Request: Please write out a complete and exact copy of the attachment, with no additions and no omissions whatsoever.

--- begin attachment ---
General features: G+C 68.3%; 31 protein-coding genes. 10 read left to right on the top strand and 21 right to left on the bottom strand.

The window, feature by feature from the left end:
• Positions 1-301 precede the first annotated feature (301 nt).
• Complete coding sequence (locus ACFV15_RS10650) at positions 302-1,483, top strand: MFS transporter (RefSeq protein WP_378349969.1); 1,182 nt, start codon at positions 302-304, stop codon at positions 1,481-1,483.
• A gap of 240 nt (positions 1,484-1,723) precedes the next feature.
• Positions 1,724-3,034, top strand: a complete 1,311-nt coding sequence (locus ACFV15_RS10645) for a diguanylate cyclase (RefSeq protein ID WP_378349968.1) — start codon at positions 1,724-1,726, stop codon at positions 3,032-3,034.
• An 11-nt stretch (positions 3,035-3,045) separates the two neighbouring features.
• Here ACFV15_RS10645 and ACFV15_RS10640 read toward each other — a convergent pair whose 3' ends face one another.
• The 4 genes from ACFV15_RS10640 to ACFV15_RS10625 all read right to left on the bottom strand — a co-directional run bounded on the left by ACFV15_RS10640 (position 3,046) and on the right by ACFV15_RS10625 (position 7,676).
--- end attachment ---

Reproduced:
General features: G+C 68.3%; 31 protein-coding genes. 10 read left to right on the top strand and 21 right to left on the bottom strand.

The window, feature by feature from the left end:
• Positions 1-301 precede the first annotated feature (301 nt).
• Complete coding sequence (locus ACFV15_RS10650) at positions 302-1,483, top strand: MFS transporter (RefSeq protein WP_378349969.1); 1,182 nt, start codon at positions 302-304, stop codon at positions 1,481-1,483.
• A gap of 240 nt (positions 1,484-1,723) precedes the next feature.
• Positions 1,724-3,034, top strand: a complete 1,311-nt coding sequence (locus ACFV15_RS10645) for a diguanylate cyclase (RefSeq protein ID WP_378349968.1) — start codon at positions 1,724-1,726, stop codon at positions 3,032-3,034.
• An 11-nt stretch (positions 3,035-3,045) separates the two neighbouring features.
• Here ACFV15_RS10645 and ACFV15_RS10640 read toward each other — a convergent pair whose 3' ends face one another.
• The 4 genes from ACFV15_RS10640 to ACFV15_RS10625 all read right to left on the bottom strand — a co-directional run bounded on the left by ACFV15_RS10640 (position 3,046) and on the right by ACFV15_RS10625 (position 7,676).